Author Kurt Vonnegut believes that the most daring among us would "create communities in which the terrible disease of loneliness can be cured." Like any form of unhappiness or dis-ease, the pangs of loneliness can consume one's thoughts and feel larger than life itself. Loneliness, however, is a product, not of God, or good, but of evil. And as Vonnegut suggests, communities filled with acts of unselfed love—where loneliness can find no starting or resting point—would enable feelings of individual belonging and satisfaction to flourish.

It's common knowledge that loneliness makes no distinction between the companioned or solitary. There are many people who love solitude, but numerous websites and research studies focusing on loneliness suggest that many more individuals feel desolate. And advertising, movies, and TV productions do not support the lonely heart, particularly when the idea of being alone is presented as aberrant.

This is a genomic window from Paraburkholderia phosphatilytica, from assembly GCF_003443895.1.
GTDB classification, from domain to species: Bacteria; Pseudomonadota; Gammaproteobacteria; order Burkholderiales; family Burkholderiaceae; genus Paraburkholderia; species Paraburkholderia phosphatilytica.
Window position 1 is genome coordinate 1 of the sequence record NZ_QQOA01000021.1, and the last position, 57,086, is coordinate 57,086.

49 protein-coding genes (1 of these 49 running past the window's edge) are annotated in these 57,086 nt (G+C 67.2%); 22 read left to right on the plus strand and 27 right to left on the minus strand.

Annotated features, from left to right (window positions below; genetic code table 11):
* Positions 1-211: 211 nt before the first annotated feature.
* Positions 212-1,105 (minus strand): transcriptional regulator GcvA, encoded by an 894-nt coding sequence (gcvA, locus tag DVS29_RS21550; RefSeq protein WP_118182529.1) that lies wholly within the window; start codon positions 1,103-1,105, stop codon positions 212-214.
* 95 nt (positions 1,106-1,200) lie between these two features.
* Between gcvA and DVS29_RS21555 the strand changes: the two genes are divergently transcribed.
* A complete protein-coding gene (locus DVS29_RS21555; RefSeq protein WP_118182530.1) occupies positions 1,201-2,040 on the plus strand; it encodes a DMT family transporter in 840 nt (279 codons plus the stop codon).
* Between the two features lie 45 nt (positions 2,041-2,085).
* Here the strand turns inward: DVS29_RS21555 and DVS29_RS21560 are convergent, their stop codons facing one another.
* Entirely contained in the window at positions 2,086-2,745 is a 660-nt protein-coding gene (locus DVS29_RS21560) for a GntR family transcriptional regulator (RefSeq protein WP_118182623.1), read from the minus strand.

The National Library of Medicine alone posted 597 research studies online that discuss the negative effects of loneliness on behavior—from children to teens, pregnant women to elders, business people to caregivers. One study claimed a direct relationship between loneliness and the development of violent, antisocial behavior. Teen shooters, who often struggle with issues of self-worth and feel of little value to society, have long been tagged as loners and outsiders. These and other studies appear to accept loneliness, as if it is a fixed fact of life.

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December 12, 2005

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